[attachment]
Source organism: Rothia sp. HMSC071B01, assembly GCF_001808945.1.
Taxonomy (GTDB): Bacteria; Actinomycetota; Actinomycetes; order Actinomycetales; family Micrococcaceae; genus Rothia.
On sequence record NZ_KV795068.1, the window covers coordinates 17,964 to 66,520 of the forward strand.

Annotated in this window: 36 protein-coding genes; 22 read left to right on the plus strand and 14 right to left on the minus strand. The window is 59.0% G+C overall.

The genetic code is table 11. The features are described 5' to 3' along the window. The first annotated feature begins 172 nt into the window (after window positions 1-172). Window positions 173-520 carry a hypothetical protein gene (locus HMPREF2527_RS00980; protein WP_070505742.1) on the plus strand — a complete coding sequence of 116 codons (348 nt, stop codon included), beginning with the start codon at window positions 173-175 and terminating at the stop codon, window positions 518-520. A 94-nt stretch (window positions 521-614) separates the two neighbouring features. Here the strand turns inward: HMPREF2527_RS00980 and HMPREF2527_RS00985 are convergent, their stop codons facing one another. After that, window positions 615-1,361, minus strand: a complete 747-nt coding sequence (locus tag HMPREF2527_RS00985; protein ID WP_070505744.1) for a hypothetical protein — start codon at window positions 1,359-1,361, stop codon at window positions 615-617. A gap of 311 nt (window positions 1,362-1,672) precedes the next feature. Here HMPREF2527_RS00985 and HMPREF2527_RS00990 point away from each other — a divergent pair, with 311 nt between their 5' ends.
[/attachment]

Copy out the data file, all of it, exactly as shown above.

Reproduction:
Source organism: Rothia sp. HMSC071B01, assembly GCF_001808945.1.
Taxonomy (GTDB): Bacteria; Actinomycetota; Actinomycetes; order Actinomycetales; family Micrococcaceae; genus Rothia.
On sequence record NZ_KV795068.1, the window covers coordinates 17,964 to 66,520 of the forward strand.

Annotated in this window: 36 protein-coding genes; 22 read left to right on the plus strand and 14 right to left on the minus strand. The window is 59.0% G+C overall.

The genetic code is table 11. The features are described 5' to 3' along the window. The first annotated feature begins 172 nt into the window (after window positions 1-172). Window positions 173-520 carry a hypothetical protein gene (locus HMPREF2527_RS00980; protein WP_070505742.1) on the plus strand — a complete coding sequence of 116 codons (348 nt, stop codon included), beginning with the start codon at window positions 173-175 and terminating at the stop codon, window positions 518-520. A 94-nt stretch (window positions 521-614) separates the two neighbouring features. Here the strand turns inward: HMPREF2527_RS00980 and HMPREF2527_RS00985 are convergent, their stop codons facing one another. After that, window positions 615-1,361, minus strand: a complete 747-nt coding sequence (locus tag HMPREF2527_RS00985; protein ID WP_070505744.1) for a hypothetical protein — start codon at window positions 1,359-1,361, stop codon at window positions 615-617. A gap of 311 nt (window positions 1,362-1,672) precedes the next feature. Here HMPREF2527_RS00985 and HMPREF2527_RS00990 point away from each other — a divergent pair, with 311 nt between their 5' ends.